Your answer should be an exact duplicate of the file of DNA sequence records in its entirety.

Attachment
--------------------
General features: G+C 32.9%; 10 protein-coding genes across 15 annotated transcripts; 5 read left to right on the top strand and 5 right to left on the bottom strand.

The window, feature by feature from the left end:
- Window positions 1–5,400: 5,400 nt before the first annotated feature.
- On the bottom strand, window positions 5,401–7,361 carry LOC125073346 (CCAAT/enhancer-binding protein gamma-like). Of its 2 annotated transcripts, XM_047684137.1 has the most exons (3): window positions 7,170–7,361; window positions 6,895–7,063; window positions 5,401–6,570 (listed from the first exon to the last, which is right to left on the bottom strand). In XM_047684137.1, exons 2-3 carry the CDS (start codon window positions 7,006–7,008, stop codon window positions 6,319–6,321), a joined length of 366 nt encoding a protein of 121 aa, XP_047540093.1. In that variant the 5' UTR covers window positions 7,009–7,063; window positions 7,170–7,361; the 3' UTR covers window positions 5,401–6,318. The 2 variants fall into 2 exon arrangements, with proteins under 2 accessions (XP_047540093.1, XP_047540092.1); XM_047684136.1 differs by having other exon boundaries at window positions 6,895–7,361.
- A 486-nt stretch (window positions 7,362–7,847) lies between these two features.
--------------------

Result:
General features: G+C 32.9%; 10 protein-coding genes across 15 annotated transcripts; 5 read left to right on the top strand and 5 right to left on the bottom strand.

The window, feature by feature from the left end:
- Window positions 1–5,400: 5,400 nt before the first annotated feature.
- On the bottom strand, window positions 5,401–7,361 carry LOC125073346 (CCAAT/enhancer-binding protein gamma-like). Of its 2 annotated transcripts, XM_047684137.1 has the most exons (3): window positions 7,170–7,361; window positions 6,895–7,063; window positions 5,401–6,570 (listed from the first exon to the last, which is right to left on the bottom strand). In XM_047684137.1, exons 2-3 carry the CDS (start codon window positions 7,006–7,008, stop codon window positions 6,319–6,321), a joined length of 366 nt encoding a protein of 121 aa, XP_047540093.1. In that variant the 5' UTR covers window positions 7,009–7,063; window positions 7,170–7,361; the 3' UTR covers window positions 5,401–6,318. The 2 variants fall into 2 exon arrangements, with proteins under 2 accessions (XP_047540093.1, XP_047540092.1); XM_047684136.1 differs by having other exon boundaries at window positions 6,895–7,361.
- A 486-nt stretch (window positions 7,362–7,847) lies between these two features.